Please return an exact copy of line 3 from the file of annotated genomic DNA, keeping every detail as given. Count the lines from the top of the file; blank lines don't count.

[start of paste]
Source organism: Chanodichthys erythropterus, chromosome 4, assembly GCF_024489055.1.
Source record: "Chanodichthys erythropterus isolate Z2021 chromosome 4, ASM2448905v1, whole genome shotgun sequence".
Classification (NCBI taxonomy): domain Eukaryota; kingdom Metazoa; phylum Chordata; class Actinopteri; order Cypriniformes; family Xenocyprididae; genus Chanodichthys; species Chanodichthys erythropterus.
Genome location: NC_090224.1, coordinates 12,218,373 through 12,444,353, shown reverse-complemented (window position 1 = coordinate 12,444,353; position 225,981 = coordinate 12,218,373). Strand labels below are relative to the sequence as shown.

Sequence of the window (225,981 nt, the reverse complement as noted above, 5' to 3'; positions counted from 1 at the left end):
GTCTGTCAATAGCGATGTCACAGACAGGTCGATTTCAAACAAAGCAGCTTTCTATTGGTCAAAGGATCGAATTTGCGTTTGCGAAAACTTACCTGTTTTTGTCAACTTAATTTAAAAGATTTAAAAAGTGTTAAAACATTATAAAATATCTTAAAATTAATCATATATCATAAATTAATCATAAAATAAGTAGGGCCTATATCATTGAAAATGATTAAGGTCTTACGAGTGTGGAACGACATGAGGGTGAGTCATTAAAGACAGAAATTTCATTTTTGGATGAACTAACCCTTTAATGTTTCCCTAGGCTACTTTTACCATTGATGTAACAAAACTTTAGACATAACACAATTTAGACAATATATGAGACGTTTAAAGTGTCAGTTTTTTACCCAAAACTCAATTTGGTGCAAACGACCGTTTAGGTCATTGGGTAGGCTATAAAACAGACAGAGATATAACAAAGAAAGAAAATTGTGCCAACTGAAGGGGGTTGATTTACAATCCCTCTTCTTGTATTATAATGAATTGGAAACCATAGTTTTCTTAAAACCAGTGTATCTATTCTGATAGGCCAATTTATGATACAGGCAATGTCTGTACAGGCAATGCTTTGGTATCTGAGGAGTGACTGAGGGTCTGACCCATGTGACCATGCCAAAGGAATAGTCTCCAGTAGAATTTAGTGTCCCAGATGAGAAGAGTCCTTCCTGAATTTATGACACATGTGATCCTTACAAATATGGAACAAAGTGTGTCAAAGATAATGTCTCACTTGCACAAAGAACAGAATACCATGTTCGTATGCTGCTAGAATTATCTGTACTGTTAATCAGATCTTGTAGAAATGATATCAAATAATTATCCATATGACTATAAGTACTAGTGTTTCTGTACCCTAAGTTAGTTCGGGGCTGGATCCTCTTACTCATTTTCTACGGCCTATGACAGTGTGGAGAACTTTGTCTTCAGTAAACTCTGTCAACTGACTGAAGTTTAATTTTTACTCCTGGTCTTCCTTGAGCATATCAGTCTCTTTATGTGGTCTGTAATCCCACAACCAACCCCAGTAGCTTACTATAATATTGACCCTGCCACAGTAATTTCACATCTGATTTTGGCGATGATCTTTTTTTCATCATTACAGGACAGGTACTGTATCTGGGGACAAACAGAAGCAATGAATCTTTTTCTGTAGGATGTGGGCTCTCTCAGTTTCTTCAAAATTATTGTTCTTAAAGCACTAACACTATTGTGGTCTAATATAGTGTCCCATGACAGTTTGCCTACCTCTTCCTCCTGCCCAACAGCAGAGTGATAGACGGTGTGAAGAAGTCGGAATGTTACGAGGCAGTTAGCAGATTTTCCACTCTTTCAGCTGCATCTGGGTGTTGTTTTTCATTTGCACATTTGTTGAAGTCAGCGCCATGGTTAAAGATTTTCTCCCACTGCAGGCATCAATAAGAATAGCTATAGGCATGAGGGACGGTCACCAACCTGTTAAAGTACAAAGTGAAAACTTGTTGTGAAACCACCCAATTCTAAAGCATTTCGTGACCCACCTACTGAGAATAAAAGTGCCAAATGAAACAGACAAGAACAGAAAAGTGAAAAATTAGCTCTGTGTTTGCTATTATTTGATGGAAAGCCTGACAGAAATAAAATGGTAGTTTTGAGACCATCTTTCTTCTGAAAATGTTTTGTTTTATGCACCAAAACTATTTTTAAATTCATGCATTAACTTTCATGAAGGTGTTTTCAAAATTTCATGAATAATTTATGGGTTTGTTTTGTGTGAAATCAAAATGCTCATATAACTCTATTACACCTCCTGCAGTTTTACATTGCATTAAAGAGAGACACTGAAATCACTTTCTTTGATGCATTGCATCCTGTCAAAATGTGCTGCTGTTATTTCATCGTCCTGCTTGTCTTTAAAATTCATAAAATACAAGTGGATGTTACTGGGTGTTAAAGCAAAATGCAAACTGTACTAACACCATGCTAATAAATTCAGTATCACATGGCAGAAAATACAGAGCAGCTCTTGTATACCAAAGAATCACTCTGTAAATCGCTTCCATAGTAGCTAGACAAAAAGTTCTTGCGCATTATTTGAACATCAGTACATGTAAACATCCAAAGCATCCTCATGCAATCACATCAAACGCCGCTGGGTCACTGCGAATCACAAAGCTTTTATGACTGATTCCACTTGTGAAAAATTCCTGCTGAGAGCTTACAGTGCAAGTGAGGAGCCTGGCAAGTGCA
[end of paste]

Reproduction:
Classification (NCBI taxonomy): domain Eukaryota; kingdom Metazoa; phylum Chordata; class Actinopteri; order Cypriniformes; family Xenocyprididae; genus Chanodichthys; species Chanodichthys erythropterus.